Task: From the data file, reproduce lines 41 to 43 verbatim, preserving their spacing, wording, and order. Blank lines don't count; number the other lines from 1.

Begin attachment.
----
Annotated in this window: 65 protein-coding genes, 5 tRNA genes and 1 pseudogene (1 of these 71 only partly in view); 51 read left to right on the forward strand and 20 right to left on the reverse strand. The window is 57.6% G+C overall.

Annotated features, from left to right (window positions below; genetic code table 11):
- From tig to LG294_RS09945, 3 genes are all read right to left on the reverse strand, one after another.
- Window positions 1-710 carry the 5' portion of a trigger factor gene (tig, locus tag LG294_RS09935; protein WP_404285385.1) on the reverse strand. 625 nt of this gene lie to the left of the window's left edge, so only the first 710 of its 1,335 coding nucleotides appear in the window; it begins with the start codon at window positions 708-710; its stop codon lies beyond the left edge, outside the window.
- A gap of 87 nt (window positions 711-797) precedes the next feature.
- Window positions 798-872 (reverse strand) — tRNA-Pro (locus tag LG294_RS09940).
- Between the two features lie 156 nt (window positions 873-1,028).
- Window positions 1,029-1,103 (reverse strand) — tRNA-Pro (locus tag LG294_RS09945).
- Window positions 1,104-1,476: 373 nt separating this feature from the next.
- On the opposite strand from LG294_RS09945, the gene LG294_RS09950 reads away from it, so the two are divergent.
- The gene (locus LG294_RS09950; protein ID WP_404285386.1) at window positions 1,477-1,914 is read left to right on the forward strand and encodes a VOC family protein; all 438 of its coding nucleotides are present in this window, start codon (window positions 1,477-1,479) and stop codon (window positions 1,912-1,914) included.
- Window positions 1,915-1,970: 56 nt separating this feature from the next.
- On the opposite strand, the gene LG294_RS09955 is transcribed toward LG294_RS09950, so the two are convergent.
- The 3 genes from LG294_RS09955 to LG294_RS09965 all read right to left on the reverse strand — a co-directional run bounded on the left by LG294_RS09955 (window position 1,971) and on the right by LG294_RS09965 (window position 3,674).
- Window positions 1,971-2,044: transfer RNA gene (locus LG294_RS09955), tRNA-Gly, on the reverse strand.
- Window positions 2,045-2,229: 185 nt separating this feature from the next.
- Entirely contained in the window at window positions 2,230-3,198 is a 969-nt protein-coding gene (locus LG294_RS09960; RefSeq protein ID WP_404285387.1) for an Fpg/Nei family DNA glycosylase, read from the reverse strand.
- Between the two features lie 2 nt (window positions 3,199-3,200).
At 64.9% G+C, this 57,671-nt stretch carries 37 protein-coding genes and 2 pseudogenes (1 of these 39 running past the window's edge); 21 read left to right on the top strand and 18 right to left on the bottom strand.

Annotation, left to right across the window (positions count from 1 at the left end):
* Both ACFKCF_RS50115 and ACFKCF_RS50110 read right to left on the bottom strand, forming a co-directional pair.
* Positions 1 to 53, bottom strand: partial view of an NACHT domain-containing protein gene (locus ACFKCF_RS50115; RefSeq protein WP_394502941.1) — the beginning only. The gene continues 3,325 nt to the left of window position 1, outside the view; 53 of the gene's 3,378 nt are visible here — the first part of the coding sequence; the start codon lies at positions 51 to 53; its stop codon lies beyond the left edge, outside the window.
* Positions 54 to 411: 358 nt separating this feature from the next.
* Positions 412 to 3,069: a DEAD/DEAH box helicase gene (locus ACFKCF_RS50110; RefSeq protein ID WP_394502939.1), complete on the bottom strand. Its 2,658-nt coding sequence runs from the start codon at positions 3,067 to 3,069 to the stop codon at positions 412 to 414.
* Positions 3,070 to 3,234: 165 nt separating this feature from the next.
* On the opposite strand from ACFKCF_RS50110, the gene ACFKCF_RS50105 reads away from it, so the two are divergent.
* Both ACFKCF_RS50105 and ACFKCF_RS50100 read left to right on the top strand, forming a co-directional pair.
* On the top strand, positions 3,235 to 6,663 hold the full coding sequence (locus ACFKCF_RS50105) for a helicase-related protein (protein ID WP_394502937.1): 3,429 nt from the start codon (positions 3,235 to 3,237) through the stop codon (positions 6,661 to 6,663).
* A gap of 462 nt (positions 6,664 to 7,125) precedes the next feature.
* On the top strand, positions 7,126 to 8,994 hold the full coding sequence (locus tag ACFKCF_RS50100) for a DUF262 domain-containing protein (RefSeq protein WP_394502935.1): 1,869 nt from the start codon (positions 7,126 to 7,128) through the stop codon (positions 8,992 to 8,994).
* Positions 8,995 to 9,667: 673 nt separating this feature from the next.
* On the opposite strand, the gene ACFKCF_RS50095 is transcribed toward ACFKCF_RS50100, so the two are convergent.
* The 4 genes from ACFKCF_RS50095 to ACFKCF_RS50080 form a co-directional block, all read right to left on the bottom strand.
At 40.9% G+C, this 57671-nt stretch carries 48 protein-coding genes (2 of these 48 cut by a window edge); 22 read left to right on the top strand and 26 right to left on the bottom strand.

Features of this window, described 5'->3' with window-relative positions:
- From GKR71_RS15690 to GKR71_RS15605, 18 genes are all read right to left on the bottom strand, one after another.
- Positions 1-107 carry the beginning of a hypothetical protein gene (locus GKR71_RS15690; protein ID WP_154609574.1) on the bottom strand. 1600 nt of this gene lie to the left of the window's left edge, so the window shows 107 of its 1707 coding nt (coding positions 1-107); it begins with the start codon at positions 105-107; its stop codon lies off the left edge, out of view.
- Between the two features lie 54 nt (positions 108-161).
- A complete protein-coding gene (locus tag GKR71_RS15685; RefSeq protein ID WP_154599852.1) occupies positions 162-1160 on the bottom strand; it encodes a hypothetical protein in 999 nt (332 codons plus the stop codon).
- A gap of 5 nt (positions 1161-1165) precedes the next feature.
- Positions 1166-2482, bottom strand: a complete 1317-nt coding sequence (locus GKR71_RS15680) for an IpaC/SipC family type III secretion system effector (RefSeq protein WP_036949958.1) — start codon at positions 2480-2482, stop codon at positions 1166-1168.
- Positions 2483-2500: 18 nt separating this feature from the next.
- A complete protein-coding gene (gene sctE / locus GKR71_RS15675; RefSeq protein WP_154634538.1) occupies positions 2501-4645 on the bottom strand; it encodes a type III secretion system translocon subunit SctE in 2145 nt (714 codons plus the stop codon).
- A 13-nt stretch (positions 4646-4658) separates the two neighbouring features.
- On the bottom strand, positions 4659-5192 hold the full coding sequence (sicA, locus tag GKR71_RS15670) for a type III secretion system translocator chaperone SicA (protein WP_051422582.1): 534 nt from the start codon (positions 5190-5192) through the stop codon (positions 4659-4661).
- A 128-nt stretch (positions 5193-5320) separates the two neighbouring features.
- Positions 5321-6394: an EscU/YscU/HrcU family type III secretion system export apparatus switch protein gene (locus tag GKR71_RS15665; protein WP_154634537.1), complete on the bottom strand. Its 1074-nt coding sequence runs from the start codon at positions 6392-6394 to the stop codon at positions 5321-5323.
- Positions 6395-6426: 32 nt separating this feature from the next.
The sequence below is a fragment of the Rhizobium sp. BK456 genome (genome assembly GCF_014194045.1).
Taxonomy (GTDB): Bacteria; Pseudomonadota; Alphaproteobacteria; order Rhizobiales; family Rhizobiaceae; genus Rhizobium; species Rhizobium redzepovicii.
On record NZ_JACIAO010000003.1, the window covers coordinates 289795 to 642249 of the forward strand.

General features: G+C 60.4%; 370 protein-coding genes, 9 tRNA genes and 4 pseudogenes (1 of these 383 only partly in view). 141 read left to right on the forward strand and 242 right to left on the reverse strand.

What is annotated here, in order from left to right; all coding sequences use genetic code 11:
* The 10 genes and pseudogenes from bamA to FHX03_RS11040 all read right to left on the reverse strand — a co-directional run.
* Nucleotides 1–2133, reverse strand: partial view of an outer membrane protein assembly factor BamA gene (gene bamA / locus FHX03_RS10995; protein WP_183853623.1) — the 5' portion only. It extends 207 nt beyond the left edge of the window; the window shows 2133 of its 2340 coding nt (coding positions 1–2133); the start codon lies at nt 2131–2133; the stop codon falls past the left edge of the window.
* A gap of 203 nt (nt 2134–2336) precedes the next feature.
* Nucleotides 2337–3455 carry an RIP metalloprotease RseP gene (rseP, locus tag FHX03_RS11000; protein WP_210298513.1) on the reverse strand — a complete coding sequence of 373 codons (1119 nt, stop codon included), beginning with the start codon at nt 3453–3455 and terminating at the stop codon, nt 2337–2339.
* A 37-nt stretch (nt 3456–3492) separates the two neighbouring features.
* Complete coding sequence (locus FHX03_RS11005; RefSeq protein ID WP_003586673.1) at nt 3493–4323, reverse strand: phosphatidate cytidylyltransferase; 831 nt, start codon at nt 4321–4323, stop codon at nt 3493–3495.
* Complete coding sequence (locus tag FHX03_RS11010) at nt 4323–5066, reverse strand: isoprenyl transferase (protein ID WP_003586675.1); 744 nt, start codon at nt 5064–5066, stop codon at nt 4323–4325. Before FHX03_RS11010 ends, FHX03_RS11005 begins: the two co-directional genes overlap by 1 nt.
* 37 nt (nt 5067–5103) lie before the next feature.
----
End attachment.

- Positions 1166-2482, bottom strand: a complete 1317-nt coding sequence (locus GKR71_RS15680) for an IpaC/SipC family type III secretion system effector (RefSeq protein WP_036949958.1) — start codon at positions 2480-2482, stop codon at positions 1166-1168.
- Positions 2483-2500: 18 nt separating this feature from the next.
- A complete protein-coding gene (gene sctE / locus GKR71_RS15675; RefSeq protein WP_154634538.1) occupies positions 2501-4645 on the bottom strand; it encodes a type III secretion system translocon subunit SctE in 2145 nt (714 codons plus the stop codon).